‘2018 American Values Survey’ reveals religious and racial divides

A survey by the Public Religion Research Institute, titled ‘2018 American Values Survey’, has looked at a range of issues surrounding the 2018 US mid term elections, including how issues are prioritised by voters, views on President Trump, views on the effect of having more diversity in public office will have, and on the travel restrictions from those from Muslim-majority countries. Two striking elements that have come out of this survey are the significant racial and ethnic divides on a number of these issues, and the negative perception of having religious or LGBT diversity in public office, seen more negatively than other forms of diversity, such as racial or ethnic.


Policy priority

The issues included in the survey are the cost of healthcare, the economy, the growing gap between rich and poor, immigration, gun policy, national security, racial inequality, abortion, and LGBT issues. While men and women have similar issue priorities and there are a few gender divides within the political parties, there are significant racial and ethnic divides, where different groups place a higher priority on different issues. For example, Hispanic Americans are 40% more likely than both white (25%) and black (12%) Americans to prioritise immigration. National Security is a higher concern for White Americans (23% say it is their first or second most important issue) compared to only 12% of Hispanic Americans and 7% of Black Americans.  Racial inequality is more likely to be a first or second most important issue for Black Americans (46%), compared to 18% of Hispanic Americans and even less (7%) for white Americans.



Views on President Trump

Divides run along Religious differences in the views of President Trump. White Evangelical Protestants are the only major religious group surveyed where the majority, 68% of the group, hold a favourable opinion of Trump. In contrast, the majorities of all other major religious groups have a negative/unfavourable opinion of Trump; including black Protestants (80%), religiously unaffiliated Americans (75%), Hispanic Catholics (74%), non-Christian religious Americans (73%), white mainline Protestants (52%), and white Catholics (52%). Whether President Trump will ever gain their approval is also divided along religious lines.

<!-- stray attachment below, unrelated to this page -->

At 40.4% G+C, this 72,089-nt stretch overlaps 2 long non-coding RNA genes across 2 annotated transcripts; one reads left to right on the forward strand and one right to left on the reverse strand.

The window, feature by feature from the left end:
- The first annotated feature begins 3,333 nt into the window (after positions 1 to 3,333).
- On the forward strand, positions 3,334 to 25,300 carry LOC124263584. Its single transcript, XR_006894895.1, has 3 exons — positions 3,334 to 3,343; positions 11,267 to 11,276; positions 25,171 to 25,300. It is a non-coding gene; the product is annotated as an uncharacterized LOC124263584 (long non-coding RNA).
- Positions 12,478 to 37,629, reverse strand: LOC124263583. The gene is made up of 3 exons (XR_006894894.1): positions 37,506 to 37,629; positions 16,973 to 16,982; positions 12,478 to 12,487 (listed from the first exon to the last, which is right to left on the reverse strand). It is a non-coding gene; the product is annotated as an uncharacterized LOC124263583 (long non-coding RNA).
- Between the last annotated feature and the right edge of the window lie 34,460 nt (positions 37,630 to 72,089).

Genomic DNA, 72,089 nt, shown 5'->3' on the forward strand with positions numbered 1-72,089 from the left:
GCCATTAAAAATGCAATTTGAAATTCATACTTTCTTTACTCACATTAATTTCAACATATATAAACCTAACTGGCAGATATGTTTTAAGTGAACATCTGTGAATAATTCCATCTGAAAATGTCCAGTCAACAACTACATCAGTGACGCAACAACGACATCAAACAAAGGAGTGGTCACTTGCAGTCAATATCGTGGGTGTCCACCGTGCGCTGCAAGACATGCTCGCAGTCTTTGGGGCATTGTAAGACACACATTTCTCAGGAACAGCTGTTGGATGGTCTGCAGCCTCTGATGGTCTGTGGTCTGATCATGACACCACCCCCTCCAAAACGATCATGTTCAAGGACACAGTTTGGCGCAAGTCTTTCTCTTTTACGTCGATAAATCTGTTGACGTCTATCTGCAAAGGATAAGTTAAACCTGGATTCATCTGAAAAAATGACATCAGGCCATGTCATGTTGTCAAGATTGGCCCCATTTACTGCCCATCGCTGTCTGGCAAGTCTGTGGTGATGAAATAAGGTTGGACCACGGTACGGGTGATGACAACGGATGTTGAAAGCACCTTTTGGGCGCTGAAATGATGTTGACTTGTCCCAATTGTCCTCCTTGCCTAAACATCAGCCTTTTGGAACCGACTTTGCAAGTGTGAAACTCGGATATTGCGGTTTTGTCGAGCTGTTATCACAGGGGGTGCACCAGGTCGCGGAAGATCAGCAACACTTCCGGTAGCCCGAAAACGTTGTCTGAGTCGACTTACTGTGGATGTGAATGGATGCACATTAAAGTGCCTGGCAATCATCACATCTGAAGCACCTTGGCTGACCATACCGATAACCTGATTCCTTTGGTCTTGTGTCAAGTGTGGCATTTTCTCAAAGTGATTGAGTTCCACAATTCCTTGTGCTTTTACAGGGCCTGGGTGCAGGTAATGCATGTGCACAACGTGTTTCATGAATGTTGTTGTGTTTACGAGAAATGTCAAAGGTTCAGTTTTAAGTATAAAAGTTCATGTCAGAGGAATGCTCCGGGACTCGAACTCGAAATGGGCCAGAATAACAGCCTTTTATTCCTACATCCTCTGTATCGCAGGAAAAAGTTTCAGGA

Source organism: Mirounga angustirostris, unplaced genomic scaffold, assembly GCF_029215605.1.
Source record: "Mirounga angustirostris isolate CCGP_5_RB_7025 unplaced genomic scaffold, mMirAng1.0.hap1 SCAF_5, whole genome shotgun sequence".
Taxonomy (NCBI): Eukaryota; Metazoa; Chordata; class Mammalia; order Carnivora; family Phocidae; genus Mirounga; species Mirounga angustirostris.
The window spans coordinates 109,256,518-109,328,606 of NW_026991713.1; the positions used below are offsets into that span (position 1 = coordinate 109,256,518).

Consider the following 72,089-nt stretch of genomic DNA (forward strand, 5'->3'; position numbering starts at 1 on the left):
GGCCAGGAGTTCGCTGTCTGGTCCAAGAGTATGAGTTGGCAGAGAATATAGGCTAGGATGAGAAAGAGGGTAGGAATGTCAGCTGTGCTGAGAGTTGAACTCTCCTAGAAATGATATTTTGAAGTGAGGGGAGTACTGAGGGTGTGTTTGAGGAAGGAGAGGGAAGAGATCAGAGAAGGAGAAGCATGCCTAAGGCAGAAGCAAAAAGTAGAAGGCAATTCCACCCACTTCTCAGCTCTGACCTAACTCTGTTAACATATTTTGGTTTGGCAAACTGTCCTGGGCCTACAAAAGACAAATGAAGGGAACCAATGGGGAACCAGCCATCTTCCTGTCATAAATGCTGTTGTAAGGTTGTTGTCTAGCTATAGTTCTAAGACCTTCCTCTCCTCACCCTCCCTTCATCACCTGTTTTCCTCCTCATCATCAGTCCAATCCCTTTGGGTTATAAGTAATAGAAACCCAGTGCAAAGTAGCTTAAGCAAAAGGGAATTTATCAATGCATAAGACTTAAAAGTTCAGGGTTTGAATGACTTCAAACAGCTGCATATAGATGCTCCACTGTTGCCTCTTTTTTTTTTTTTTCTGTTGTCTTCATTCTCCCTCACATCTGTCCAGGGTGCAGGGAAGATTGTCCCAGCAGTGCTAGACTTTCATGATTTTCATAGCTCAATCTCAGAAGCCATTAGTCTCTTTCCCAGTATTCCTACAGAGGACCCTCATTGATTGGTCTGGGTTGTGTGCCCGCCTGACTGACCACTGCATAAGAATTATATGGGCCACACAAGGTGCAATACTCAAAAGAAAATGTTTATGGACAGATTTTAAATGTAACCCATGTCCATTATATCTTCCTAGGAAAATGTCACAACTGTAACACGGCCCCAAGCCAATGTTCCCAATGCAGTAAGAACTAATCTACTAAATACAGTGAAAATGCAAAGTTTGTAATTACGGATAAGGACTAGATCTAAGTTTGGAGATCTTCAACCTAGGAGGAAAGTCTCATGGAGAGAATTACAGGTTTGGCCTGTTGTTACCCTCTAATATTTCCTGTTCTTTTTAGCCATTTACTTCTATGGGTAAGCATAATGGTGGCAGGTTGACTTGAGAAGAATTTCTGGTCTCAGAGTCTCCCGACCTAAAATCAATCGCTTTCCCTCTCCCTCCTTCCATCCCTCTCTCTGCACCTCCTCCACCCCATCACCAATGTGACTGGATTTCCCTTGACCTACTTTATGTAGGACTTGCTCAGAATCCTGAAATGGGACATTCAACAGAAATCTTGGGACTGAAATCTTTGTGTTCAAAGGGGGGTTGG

Black Protestants (66%) are more likely than religiously unaffiliated Americans (58%), Hispanic Catholics (56%), white Catholics (39%), and white mainline Protestants (38%) to say they will never approve of Trump.


The diversity of those elected to public office

Also looked at are opinions on the high levels diversity among elected officials. Categories of this diversity looked at include non-Christian religious groups, non-religious groups, women, those from an LGBT background, a working class background, and those from a racial or ethnic minority background. It was found that electing those from a racial and ethnic minority group was looked upon more favourably—44% say electing more people from racial and ethnic minority groups would make things in the country better—than electing those from a non-Christian or LGBT background, where only 24 percent say the same. A far greater number, 75%, believe that electing more people from working-class backgrounds would make a difference.

A variety of factors has been suggested by commentators for this, in particular, that voters vote according to who they see share their values. These include religious values, and so it is assumed that only those from the same faith community will protect those shared interests.  It is also suggested that the political alignment of those from minority faith groups may play a part in these perceptions, since such candidates are often Democrats, while most white evangelical Christians identify as Republican, and it is they who most believe electing more people from non-Christian religious groups would make the U.S. worse [49%].


On Trump’s contribution to the rise of white supremacist groups

There are also large differences here between racial and ethnic groups on this issue. 72% Black and 68% Hispanic Americans believe that the president’s conduct has encouraged white supremacist groups, compared to less than half (45%) of white Americans.


On the Muslim ban

Americans are divided over the travel ban for people from some Majority-Muslim countries from entering the United States, with almost equal numbers of Americans both favouring (49%) and opposing (50%). Support has actually increased since 2017 for these travel restrictions, when 40% Americans were in support of the ban. There is also a racial divide here regarding the support for this policy, with 56%) of White Americans favouring temporarily preventing people from some majority-Muslim countries from entering the U.S, in contrast to 37% of Hispanic Americans and 31% black Americans.

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